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September 1, 2014 | NPR · A Guinean student in the Senegalese capital of Dakar has tested positive for the deadly disease. David Greene talks to Krista Larson, West Africa correspondent for the Associated Press.
 
September 1, 2014 | NPR · Protesters surrounded Prime Minister Nawaz Sharif's home, and for a brief period forced government TV off the air. Steve Inskeep talks to Jon Boone, a correspondent for The Guardian in Islamabad.
 
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September 1, 2014 | NPR · A widely watched video shows a foreigner fainting on a subway car and everyone around him fleeing. No one helps. It's rekindled a national debate about trust, fear and the Chinese national character.
 

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September 1, 2014 | NPR · Ebola has exposed weaknesses in Africa's health networks and a failure to work together to arrest the spread of the virus. The "not our problem" response is taking an economic toll on the continent.
 
September 1, 2014 | NPR · Nearly 260 health workers in West Africa have been infected, and 134 have died. Dr. Robert Garry of Tulane University, who worked with five who died, discusses the devastation in the community.
 
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September 1, 2014 | NPR · Ads with candidates shooting guns are proliferating this year. It can all be traced back to Sen. Joe Manchin's famed 2010 spot "Dead Aim."
 

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August 30, 2014 | NPR · Ukrainian forces are defending the port city of Novoazovsk from what they say is a Russian invasion. Scott Simon talks to correspondent Soraya Sarhaddi Nelson.
 

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August 31, 2014 | NPR · Immigration remains one of the most challenging issues for President Obama. Political correspondent Mara Liasson discusses the political cost of the choices before him with Linda Wertheimer.
 

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Social Entrepreneurs: Taking On World Problems

Aug 10, 2014 — To promote global trade, Vital Sounouvou founded a company that connects producers with traders, allowing a farmer in Benin to sell products to a buyer in South Africa — with just a cellphone.
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Jul 3, 2014 — In the city of Jericho in the West Bank, there's a new home that looks like it might be from another planet. But in fact, its designers took pains to use materials that were as local as possible.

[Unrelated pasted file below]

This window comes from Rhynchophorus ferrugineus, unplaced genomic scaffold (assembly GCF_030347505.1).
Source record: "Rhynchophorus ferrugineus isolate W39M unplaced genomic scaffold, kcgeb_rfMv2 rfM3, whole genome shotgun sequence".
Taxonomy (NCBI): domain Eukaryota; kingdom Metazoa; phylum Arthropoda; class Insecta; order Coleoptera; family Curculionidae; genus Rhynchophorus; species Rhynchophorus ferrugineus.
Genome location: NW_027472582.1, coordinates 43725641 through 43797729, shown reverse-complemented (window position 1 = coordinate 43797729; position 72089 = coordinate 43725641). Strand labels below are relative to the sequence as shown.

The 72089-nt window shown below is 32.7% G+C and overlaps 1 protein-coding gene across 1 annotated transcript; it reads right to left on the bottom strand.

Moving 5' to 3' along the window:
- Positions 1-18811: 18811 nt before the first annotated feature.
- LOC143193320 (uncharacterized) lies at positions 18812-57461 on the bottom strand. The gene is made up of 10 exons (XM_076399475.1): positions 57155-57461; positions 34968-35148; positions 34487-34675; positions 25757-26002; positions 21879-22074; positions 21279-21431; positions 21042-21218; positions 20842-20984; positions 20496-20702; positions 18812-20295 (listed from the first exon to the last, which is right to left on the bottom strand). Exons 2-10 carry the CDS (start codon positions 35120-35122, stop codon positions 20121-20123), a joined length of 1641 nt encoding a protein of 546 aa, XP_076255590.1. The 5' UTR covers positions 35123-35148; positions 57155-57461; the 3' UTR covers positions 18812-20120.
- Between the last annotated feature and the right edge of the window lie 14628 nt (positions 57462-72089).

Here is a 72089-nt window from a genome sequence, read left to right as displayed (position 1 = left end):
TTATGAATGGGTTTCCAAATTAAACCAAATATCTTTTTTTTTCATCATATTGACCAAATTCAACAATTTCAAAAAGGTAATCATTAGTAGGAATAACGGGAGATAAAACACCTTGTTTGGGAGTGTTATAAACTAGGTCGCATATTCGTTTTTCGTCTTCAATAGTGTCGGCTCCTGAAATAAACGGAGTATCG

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Jun 18, 2014 — A corporation has one core obligation: to make money. But some companies, known as benefit corporations, also promise to create a tangible benefit to communities and the environment.
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Jun 9, 2014 — The rape and lynching of two girls has caused an uproar and focused attention on sexual assaults. A lack of toilets forces women and girls to go outside at night, where they are vulnerable to attack.
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Jun 3, 2014 — Due to malnourishment, some 200 million toddlers in poor countries have under-developed brains. A study in the journal Science suggests more play time with mom can dramatically reverse the damage.
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May 27, 2014 — "If they hold an instrument, they will not take a drug. They will not hold a gun," says Santa Cecilia Orchestra conductor Sonia Marie De Leon De Vega. "It's that powerful."
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May 16, 2014 — A Hollywood writer was fed up with endless rounds of script revisions so he channeled his frustration into a day of volunteerism. From simple roots, his action grew into a nonprofit called Big Sunday.
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May 13, 2014 — A young engineer working on an Army project to help stabilize weapons realized the technology could also help some Parkinson's patients with essential tasks.
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May 7, 2014 — A campaign in Africa to prevent HIV has persuaded 6 million teens and men to get circumcised and aims to sign up 14 million more. To do so, health officials must appeal to male vanity.
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Apr 25, 2014 — Americans don't eat much barbecued goat, but the meat is a mainstay in many African, Asian and Caribbean diets. In Vermont, farmers raise it for refugees and immigrants, and hope to mainstream it.
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